• Discriminatory urban planning and zoning system
  • Denial of economic and social rights
    • Suppression of Palestinians’ human development
    • Discriminatory allocation of resources
    • Discriminatory provision of services

The investigation concluded Israeli laws, policies, and practices deployed against Palestinians violate international human rights law and constitute as crimes under the Apartheid Convention and the Rome Statute.


Reactions to the Amnesty International Report

Earlier the same year, two non-governmental organizations, Human Rights Watch and Israel-based B’Tselem, both released their own reports showing evidence of an apartheid system in Israel. Following AI’s report, Harvard Law School released its own report titled “Apartheid in the Occupied West Bank: A Legal Analysis of Israel’s Actions,” which also recognized Israel’s apartheid regime.

Israeli journalist Gideon Levy reported that most Israeli media disregarded Amnesty International’s report and accused the organization of antisemitism. Levy wrote that while “the world will say apartheid, Israel will say antisemitism.” Levy, however, argued that the apartheid report only shared facts.

Jewish Israeli citizen and veteran of the Israeli army Rafael Silver wrote an op-ed for Mondoweiss in which he confirmed the evidence detailed in AI’s report: “I know Israel practices apartheid because I helped enforce it. […] Even within Israeli proper, the system of apartheid is baked into the structure of the state in almost every aspect of life. I know because I benefited from such an apartheid system within Israeli as a Jewish citizen who enjoyed rights that were not afforded to Palestinian citizens of the same country.”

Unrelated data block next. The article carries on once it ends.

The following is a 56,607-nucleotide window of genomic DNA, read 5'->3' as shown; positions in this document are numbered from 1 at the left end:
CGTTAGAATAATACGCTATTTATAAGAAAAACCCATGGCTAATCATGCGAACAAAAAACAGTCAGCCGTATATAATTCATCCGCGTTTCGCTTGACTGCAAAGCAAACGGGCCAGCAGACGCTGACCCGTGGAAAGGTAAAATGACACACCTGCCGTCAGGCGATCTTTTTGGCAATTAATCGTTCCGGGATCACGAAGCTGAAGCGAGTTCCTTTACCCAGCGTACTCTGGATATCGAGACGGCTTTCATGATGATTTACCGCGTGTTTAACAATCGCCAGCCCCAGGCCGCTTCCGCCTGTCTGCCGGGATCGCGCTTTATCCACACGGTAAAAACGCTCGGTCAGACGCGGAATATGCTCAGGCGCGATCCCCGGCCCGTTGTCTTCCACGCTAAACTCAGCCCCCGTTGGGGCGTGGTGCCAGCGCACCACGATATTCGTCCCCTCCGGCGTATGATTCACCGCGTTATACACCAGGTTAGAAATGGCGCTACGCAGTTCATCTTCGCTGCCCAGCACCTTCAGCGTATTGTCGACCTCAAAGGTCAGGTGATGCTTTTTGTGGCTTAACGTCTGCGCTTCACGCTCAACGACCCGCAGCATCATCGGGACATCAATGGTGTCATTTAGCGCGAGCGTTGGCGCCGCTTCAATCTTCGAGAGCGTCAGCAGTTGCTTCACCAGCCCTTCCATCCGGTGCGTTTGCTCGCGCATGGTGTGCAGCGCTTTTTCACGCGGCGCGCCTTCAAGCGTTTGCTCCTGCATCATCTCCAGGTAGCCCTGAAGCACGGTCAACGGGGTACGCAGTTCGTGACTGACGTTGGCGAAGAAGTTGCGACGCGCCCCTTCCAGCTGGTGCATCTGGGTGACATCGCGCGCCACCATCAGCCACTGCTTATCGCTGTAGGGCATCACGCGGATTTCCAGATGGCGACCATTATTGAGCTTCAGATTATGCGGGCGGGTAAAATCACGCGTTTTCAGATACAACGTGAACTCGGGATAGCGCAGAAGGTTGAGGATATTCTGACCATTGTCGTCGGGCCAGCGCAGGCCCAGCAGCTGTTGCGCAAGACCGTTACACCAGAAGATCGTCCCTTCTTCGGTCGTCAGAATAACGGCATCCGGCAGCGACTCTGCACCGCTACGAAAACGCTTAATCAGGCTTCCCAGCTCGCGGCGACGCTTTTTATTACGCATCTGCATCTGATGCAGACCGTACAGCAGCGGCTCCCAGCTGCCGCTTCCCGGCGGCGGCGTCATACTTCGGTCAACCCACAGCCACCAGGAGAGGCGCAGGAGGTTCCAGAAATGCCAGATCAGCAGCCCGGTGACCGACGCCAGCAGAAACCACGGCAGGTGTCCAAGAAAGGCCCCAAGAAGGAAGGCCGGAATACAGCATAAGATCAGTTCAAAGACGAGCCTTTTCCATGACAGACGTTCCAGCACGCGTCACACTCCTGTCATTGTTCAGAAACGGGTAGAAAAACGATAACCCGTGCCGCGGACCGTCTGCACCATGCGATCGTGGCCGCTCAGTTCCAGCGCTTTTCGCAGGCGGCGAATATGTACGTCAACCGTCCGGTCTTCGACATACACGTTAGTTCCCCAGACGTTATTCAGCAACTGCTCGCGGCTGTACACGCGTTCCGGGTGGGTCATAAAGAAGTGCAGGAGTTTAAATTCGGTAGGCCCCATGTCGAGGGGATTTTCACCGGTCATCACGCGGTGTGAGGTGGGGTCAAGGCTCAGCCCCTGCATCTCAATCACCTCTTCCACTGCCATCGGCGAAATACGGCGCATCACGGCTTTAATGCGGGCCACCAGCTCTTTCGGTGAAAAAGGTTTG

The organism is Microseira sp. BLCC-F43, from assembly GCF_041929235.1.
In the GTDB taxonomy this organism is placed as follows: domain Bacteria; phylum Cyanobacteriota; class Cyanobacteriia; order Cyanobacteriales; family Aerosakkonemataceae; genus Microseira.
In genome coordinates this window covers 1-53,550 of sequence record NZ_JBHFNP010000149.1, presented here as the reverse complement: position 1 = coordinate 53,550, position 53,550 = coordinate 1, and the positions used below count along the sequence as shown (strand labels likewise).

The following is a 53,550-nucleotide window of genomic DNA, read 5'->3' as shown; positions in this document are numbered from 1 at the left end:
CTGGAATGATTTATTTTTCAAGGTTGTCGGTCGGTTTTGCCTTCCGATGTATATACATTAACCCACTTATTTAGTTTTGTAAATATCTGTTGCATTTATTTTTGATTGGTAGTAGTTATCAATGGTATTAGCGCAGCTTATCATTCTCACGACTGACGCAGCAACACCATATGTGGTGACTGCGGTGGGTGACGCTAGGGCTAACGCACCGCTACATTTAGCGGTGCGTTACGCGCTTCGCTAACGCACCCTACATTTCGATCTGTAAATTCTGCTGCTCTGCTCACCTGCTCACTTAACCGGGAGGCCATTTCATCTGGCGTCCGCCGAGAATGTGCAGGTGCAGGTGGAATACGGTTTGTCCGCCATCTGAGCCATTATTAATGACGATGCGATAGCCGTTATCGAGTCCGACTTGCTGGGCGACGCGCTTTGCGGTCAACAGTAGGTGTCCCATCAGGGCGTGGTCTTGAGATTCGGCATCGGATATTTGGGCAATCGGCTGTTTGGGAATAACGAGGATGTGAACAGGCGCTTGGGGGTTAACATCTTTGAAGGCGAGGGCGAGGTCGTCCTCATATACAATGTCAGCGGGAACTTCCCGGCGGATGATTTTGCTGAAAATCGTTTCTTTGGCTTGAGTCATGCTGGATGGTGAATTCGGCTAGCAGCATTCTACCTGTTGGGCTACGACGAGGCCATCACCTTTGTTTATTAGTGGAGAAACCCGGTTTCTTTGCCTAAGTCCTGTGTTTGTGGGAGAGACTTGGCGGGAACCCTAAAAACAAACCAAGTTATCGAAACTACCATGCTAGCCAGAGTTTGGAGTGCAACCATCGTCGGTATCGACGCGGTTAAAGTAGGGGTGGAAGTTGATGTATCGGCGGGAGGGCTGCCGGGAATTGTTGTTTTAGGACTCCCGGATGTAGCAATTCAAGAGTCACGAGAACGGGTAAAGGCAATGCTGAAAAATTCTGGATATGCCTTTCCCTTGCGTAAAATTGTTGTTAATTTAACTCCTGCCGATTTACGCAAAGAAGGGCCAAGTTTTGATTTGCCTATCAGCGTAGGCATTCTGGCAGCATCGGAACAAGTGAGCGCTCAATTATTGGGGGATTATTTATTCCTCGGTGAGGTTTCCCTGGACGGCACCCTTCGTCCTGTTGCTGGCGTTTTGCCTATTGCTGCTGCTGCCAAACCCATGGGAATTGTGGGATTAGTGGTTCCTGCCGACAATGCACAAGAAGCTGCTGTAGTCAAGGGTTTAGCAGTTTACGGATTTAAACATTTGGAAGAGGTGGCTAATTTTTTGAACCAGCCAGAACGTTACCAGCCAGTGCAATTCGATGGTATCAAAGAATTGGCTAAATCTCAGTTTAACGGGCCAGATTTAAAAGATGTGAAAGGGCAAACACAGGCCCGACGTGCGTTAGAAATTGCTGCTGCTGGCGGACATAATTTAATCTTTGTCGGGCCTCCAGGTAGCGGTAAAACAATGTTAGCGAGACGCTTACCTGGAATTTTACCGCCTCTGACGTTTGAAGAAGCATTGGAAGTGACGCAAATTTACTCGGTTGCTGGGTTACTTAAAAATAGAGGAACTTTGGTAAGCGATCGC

The Independent Jewish Voices of Canada (IJV) released a statement welcoming AI’s report, which read: “The evidence is in, and the facts are clear. If government officials read Amnesty’s report, there should be no doubt in their minds that Israel is indeed practicing apartheid.” The Rabbinical Council of Jewish Voice for Peace similarly stood by AI’s report, calling on “all people of conscience, including Jewish people in our communities, to read the reports carefully… facilitate open discussion on the reports… We cannot work for healing justice if we live in denial of the reality Palestinians have been facing every day since 1948.”


To learn more about the Israel-Palestine conflict and how you can get involved, visit The Promised Land Museum and consider hosting an exhibit to promote peace.